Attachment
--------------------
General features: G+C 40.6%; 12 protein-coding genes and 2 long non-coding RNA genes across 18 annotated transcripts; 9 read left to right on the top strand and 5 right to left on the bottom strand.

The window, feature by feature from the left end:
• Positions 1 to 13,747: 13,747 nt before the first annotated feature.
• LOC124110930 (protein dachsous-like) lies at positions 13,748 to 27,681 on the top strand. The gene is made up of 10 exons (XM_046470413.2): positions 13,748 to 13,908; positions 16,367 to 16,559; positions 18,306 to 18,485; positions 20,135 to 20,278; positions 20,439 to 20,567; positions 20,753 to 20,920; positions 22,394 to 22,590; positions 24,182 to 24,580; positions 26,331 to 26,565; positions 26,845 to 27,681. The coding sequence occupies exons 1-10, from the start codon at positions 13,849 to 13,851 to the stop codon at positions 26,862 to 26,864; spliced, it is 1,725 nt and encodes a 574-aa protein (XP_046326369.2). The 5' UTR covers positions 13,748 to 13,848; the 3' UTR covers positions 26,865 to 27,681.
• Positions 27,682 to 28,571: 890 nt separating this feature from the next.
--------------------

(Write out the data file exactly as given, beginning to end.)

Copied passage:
General features: G+C 40.6%; 12 protein-coding genes and 2 long non-coding RNA genes across 18 annotated transcripts; 9 read left to right on the top strand and 5 right to left on the bottom strand.

The window, feature by feature from the left end:
• Positions 1 to 13,747: 13,747 nt before the first annotated feature.
• LOC124110930 (protein dachsous-like) lies at positions 13,748 to 27,681 on the top strand. The gene is made up of 10 exons (XM_046470413.2): positions 13,748 to 13,908; positions 16,367 to 16,559; positions 18,306 to 18,485; positions 20,135 to 20,278; positions 20,439 to 20,567; positions 20,753 to 20,920; positions 22,394 to 22,590; positions 24,182 to 24,580; positions 26,331 to 26,565; positions 26,845 to 27,681. The coding sequence occupies exons 1-10, from the start codon at positions 13,849 to 13,851 to the stop codon at positions 26,862 to 26,864; spliced, it is 1,725 nt and encodes a 574-aa protein (XP_046326369.2). The 5' UTR covers positions 13,748 to 13,848; the 3' UTR covers positions 26,865 to 27,681.
• Positions 27,682 to 28,571: 890 nt separating this feature from the next.